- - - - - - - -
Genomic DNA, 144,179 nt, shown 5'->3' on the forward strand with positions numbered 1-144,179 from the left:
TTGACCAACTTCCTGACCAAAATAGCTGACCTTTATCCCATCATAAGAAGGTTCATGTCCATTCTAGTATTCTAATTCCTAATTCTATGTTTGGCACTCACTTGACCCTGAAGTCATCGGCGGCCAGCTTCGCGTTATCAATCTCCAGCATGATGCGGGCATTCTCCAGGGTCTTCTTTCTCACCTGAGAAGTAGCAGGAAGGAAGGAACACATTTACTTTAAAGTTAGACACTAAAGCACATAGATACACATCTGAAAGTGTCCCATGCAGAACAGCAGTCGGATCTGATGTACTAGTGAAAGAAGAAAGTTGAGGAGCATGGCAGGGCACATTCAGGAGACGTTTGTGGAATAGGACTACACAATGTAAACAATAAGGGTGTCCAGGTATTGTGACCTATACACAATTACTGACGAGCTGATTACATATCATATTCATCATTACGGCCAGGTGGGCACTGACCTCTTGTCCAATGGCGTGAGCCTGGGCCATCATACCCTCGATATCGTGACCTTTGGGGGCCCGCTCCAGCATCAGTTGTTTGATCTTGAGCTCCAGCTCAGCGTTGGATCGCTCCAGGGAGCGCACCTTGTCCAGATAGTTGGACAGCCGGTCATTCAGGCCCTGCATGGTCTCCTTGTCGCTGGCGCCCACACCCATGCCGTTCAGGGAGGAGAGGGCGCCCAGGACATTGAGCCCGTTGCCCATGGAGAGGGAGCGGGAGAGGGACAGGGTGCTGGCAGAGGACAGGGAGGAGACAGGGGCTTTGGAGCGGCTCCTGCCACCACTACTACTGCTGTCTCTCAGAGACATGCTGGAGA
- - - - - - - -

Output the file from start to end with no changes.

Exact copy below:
Genomic DNA, 144,179 nt, shown 5'->3' on the forward strand with positions numbered 1-144,179 from the left:
TTGACCAACTTCCTGACCAAAATAGCTGACCTTTATCCCATCATAAGAAGGTTCATGTCCATTCTAGTATTCTAATTCCTAATTCTATGTTTGGCACTCACTTGACCCTGAAGTCATCGGCGGCCAGCTTCGCGTTATCAATCTCCAGCATGATGCGGGCATTCTCCAGGGTCTTCTTTCTCACCTGAGAAGTAGCAGGAAGGAAGGAACACATTTACTTTAAAGTTAGACACTAAAGCACATAGATACACATCTGAAAGTGTCCCATGCAGAACAGCAGTCGGATCTGATGTACTAGTGAAAGAAGAAAGTTGAGGAGCATGGCAGGGCACATTCAGGAGACGTTTGTGGAATAGGACTACACAATGTAAACAATAAGGGTGTCCAGGTATTGTGACCTATACACAATTACTGACGAGCTGATTACATATCATATTCATCATTACGGCCAGGTGGGCACTGACCTCTTGTCCAATGGCGTGAGCCTGGGCCATCATACCCTCGATATCGTGACCTTTGGGGGCCCGCTCCAGCATCAGTTGTTTGATCTTGAGCTCCAGCTCAGCGTTGGATCGCTCCAGGGAGCGCACCTTGTCCAGATAGTTGGACAGCCGGTCATTCAGGCCCTGCATGGTCTCCTTGTCGCTGGCGCCCACACCCATGCCGTTCAGGGAGGAGAGGGCGCCCAGGACATTGAGCCCGTTGCCCATGGAGAGGGAGCGGGAGAGGGACAGGGTGCTGGCAGAGGACAGGGAGGAGACAGGGGCTTTGGAGCGGCTCCTGCCACCACTACTACTGCTGTCTCTCAGAGACATGCTGGAGA